WGCNA coupled with differential expression analysis: question about baseline module detection
1
0
Entering edit mode
Colari19 ▴ 20
@colari19-22204
Last seen 5 weeks ago
United Kingdom

Hello,

I have an RNASeq dataset containing 200 samples from asthma patients beginning therapy with one of two drugs (drug A and drug B), i.e:

Drug A: 50 samples pre-treatment (baseline) Drug A: 50 samples one week post-treatment

Drug B: 50 samples pre-treatment (baseline) Drug B: 50 samples one week post-treatment

I'm interested in using WGCNA to identify co-expressed gene modules in the pre-treatment baseline samples that correlate with various clinical traits. As part of a differential expression analysis I would then like to carry out gene set testing on these modules to see how they behave at week 1 compared to baseline, i.e. are the genes in the baseline modules upregulated or downregulated at week 1?

I have a question about strategy that I'd like some thoughts on:

Should I pool the drug A and drug B baseline samples and run an ordinary WGCNA analysis. This seems like it would increase power as more samples are going into the WGCNA analysis. Or does it make more sense to identify separate modules in the drug A and drug B groups? This approach, however, seems cleaner, as this involves identifying modules and testing them for differential expression in exactly the same patients.

Any opinions would be appreciated.

wgcna WGCNA • 331 views
ADD COMMENT
2
Entering edit mode
@kevin
Last seen 43 minutes ago
Republic of Ireland

Hey Colari19,

There is no right or wrong answer. Assuming that your datasets have been processed in the same way, they can very much be processed together by WGCNA; however, the biological interpretation of the results may be more difficult, in your particular case.

The way that WGCNA is designed, once you derive your modules, these can then be correlated or regressed back to your metadata to infer which modules are statistically significantly associated with this [metadata]. For example, if the cyan module is associated to FEV1 via linear regression, and disease status via binary logistic regression, then we would further explore the genes contained in the cyan module. In your study, you would have to regress your modules to parameters and combinations of parameters, which is not impossible, of course:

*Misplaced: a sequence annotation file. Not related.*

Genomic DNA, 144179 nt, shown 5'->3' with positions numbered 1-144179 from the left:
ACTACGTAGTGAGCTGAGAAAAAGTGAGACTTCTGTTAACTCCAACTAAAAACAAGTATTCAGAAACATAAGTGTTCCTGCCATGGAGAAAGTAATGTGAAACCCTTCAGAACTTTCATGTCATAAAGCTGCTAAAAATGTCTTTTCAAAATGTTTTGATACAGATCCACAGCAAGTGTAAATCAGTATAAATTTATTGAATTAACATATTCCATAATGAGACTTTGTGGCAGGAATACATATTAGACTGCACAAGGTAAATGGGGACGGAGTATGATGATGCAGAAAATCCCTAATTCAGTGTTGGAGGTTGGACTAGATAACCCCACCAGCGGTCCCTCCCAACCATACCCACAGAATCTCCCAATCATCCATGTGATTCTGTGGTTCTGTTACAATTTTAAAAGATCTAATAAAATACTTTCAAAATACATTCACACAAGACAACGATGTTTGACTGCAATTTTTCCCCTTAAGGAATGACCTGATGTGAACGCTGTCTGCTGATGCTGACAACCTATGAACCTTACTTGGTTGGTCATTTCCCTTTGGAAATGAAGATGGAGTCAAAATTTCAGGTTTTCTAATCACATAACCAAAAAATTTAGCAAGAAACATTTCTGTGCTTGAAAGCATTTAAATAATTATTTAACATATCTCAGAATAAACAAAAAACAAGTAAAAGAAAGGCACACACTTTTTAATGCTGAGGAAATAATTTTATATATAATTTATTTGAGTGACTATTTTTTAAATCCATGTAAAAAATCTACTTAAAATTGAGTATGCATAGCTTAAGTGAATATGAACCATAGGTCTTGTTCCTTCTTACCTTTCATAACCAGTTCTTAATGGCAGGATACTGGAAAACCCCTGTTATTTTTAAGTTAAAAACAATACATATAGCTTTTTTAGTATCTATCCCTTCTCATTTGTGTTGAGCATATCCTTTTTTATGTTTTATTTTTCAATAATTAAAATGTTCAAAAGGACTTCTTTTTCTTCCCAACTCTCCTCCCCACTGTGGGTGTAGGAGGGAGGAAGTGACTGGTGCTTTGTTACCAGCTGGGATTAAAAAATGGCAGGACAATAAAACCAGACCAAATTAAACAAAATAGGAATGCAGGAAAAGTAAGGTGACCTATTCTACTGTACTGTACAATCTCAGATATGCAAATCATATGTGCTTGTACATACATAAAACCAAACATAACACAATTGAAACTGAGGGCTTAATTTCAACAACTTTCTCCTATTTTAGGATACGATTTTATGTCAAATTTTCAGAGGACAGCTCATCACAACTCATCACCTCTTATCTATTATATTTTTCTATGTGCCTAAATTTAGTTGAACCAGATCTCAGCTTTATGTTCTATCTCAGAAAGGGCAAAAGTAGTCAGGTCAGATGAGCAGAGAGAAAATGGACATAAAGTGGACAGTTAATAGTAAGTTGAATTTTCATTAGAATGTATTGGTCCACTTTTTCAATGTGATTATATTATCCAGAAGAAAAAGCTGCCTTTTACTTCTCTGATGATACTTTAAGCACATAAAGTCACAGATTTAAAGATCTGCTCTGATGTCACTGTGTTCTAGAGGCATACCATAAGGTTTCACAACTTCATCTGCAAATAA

• Drug
  • Timepoint
  • Drug:Timepoint

However, by just regressing against drug, the result may be confounded by timepoint, and vice-versa. You could, of course, control for either of these in the model, too.

Doing 2 separate WGCNA analyses —one for each drug— may work better, and then just checking for module associations to Timepoint. I think that your sample numbers are okay for this.

Kevin

ADD COMMENT
1
Entering edit mode

Hi Kevin. Thank you for your answer. I think I've settled on running separate analyses for each drug.

ADD REPLY
0
Entering edit mode

Hi Kevin,

Although it's late, I'll be happy to see know your answer.

Here, you mentioned that "You could, of course, control for either of these in the model, too". As WGCNA performs an unsupervised analysis and can get all genes, not just DEG. Could you please let me know if we can do the WGCNA analysis without doing differential expression analysis? I downloaded some cancer microarray datasets from public databases that have not control samples, so I cannot do DEG analysis. I'm thinking of doing a WGCNA analysis on these cancer datasets, what's your opinion about it? please kindly share with me your comments and suggestions.

Thanks in advance

ADD REPLY
1
Entering edit mode

Hey Sara, yes you could use this dataset, i.e., the one without controls. You could analyse each cancer separately and derive modules for these, or, process all cancers combined and hope to identify overlapping 'pathways' across different cancer types, which should exist (e.g. Wnt signalling, TGFbeta signalling, etc). Would be interesting. After you have identified modules, that's where the downstream stats / regression would occur using, in this case, survival info, tumour histology, tumour grade, age, etc.

ADD REPLY
0
Entering edit mode

Thank you Kevin.

My dataset is different subtypes of breast cancer that multiple studies were collected for each subtype, meta-analysis; there are some clinical traits for some of the datasets, not all of them. Please kindly let me know which procedure do you recommend for WGCNA analysis, merging all of them and doing the analysis on the merged data or doing analysis on each subtype, separately? which one is more informative, especially, for finding the probable subtype-specific pathways and hub genes?

Yes, finding overlapping pathways among all subtypes would be also interesting. Consensus analysis with WGCNA is appropriate for this question, yes?

ADD REPLY

Login before adding your answer.

Traffic: 361 users visited in the last hour
Help About
FAQ
Access RSS
API
Stats

Use of this site constitutes acceptance of our User Agreement and Privacy Policy.

Powered by the version 2.3.6